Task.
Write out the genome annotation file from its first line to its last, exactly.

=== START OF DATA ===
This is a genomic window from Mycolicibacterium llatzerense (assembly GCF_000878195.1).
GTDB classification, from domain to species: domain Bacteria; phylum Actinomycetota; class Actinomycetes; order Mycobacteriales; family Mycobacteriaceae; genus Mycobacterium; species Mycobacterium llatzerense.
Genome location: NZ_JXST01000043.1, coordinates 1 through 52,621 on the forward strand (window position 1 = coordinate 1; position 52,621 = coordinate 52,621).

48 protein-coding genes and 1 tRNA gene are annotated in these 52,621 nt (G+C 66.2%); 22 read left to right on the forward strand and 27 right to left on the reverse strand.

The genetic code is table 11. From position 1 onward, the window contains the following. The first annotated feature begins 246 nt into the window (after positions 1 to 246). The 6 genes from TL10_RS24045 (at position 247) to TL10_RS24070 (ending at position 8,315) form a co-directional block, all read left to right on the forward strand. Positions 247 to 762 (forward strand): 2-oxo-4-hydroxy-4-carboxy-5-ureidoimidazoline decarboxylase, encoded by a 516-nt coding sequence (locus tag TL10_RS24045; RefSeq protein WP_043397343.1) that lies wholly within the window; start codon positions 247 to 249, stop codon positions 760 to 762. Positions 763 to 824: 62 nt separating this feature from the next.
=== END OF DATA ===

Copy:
This is a genomic window from Mycolicibacterium llatzerense (assembly GCF_000878195.1).
GTDB classification, from domain to species: domain Bacteria; phylum Actinomycetota; class Actinomycetes; order Mycobacteriales; family Mycobacteriaceae; genus Mycobacterium; species Mycobacterium llatzerense.
Genome location: NZ_JXST01000043.1, coordinates 1 through 52,621 on the forward strand (window position 1 = coordinate 1; position 52,621 = coordinate 52,621).

48 protein-coding genes and 1 tRNA gene are annotated in these 52,621 nt (G+C 66.2%); 22 read left to right on the forward strand and 27 right to left on the reverse strand.

The genetic code is table 11. From position 1 onward, the window contains the following. The first annotated feature begins 246 nt into the window (after positions 1 to 246). The 6 genes from TL10_RS24045 (at position 247) to TL10_RS24070 (ending at position 8,315) form a co-directional block, all read left to right on the forward strand. Positions 247 to 762 (forward strand): 2-oxo-4-hydroxy-4-carboxy-5-ureidoimidazoline decarboxylase, encoded by a 516-nt coding sequence (locus tag TL10_RS24045; RefSeq protein WP_043397343.1) that lies wholly within the window; start codon positions 247 to 249, stop codon positions 760 to 762. Positions 763 to 824: 62 nt separating this feature from the next.